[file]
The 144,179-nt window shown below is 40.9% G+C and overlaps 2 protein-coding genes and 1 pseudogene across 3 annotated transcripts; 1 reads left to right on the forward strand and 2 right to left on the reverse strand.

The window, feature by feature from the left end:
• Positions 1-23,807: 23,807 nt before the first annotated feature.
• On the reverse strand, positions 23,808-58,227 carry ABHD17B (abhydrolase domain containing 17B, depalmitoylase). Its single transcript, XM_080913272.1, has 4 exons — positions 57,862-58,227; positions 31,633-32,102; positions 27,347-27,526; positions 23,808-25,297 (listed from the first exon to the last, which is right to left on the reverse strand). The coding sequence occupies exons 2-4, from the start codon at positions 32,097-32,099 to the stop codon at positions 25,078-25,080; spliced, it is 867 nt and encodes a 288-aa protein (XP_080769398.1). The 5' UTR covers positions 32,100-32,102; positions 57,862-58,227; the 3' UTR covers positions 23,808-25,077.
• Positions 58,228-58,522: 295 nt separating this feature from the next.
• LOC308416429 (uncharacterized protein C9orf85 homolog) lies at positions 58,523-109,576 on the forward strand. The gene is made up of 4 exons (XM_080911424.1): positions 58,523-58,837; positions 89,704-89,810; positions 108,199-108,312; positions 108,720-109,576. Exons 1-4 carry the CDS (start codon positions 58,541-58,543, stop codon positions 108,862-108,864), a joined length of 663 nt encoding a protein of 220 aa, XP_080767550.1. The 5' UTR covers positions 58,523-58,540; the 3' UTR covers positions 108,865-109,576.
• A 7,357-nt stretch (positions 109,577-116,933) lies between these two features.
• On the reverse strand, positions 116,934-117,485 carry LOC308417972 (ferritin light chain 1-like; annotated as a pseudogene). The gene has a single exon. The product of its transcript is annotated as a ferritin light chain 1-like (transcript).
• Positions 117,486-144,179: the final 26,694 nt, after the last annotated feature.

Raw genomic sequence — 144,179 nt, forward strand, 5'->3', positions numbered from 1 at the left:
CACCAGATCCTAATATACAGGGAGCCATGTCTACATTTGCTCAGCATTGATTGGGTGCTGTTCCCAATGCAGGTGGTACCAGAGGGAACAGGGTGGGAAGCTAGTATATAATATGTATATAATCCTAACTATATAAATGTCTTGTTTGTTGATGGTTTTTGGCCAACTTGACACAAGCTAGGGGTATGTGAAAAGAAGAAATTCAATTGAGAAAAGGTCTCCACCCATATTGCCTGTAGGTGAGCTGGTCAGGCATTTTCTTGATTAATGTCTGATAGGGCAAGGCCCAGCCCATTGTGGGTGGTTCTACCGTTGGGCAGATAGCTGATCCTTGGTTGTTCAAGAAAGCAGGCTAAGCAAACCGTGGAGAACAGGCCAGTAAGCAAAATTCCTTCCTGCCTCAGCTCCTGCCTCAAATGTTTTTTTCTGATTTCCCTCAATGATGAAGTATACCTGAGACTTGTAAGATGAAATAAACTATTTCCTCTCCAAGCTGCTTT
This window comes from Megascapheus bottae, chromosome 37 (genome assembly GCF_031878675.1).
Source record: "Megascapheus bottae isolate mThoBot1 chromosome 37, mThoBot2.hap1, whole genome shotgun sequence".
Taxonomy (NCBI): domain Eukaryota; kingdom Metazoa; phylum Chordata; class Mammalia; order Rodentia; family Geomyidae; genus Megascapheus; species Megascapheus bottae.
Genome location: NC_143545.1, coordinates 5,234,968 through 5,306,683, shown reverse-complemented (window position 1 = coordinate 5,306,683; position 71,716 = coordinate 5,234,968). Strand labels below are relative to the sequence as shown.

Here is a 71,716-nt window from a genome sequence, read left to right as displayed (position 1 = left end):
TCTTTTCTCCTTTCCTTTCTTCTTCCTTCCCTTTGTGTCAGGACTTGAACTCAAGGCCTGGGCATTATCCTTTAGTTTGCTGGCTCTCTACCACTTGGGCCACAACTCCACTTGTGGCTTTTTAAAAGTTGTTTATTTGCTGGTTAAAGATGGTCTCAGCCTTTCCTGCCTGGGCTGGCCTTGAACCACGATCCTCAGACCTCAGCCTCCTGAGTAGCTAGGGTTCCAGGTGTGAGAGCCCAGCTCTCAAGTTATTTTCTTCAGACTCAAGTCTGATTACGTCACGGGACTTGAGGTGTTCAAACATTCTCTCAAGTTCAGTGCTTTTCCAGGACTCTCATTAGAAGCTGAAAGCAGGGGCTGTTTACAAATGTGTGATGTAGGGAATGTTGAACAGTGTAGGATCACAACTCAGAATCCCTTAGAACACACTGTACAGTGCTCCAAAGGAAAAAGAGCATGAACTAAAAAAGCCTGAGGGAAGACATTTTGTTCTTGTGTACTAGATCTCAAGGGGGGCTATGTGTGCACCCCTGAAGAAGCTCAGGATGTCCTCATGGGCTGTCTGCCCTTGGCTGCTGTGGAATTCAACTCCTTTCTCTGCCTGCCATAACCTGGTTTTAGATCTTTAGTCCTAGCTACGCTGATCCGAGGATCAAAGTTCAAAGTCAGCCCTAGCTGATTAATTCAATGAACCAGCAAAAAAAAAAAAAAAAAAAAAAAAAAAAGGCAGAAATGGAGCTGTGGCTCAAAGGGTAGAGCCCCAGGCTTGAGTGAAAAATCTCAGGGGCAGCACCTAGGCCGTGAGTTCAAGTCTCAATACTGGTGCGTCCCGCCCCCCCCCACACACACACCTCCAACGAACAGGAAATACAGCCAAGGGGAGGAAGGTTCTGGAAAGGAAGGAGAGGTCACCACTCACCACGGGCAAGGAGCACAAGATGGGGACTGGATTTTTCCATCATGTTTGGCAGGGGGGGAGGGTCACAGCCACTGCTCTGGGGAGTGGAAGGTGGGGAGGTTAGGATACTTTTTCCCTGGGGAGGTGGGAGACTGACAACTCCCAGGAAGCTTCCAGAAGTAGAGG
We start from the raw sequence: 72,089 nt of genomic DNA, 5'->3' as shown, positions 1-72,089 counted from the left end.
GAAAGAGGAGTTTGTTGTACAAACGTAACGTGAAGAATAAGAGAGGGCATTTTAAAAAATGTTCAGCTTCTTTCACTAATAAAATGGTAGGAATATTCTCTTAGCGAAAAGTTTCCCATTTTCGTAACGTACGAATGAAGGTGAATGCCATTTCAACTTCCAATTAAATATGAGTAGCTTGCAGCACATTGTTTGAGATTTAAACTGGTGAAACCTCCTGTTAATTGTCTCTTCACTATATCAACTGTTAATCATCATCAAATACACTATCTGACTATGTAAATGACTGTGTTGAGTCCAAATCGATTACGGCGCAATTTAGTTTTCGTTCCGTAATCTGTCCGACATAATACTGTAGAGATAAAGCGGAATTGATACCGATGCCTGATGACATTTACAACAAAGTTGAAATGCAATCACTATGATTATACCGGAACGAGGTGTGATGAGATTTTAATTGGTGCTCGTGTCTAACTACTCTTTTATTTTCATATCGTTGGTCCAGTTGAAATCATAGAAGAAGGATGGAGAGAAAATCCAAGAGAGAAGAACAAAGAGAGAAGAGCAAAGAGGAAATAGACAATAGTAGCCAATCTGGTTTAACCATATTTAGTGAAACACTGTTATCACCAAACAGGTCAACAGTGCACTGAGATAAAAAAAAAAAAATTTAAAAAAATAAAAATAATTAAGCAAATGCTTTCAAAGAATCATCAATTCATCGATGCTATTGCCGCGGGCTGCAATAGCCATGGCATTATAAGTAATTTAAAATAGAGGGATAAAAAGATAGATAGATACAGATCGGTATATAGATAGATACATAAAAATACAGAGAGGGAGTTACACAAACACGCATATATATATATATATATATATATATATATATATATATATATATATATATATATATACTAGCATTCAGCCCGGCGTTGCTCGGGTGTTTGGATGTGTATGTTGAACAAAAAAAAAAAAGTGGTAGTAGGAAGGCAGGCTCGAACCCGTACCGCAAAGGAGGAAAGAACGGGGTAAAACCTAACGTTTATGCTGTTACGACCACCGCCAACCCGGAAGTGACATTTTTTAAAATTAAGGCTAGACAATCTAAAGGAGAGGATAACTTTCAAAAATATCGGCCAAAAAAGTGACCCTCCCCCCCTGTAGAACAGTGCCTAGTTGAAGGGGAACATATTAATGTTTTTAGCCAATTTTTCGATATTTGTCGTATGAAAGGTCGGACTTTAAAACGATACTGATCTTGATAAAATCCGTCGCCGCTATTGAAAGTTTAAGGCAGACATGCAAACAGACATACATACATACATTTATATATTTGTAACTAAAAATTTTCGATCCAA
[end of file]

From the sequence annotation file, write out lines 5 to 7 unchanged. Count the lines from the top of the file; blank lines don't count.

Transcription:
• Positions 58,228-58,522: 295 nt separating this feature from the next.
• LOC308416429 (uncharacterized protein C9orf85 homolog) lies at positions 58,523-109,576 on the forward strand. The gene is made up of 4 exons (XM_080911424.1): positions 58,523-58,837; positions 89,704-89,810; positions 108,199-108,312; positions 108,720-109,576. Exons 1-4 carry the CDS (start codon positions 58,541-58,543, stop codon positions 108,862-108,864), a joined length of 663 nt encoding a protein of 220 aa, XP_080767550.1. The 5' UTR covers positions 58,523-58,540; the 3' UTR covers positions 108,865-109,576.
• A 7,357-nt stretch (positions 109,577-116,933) lies between these two features.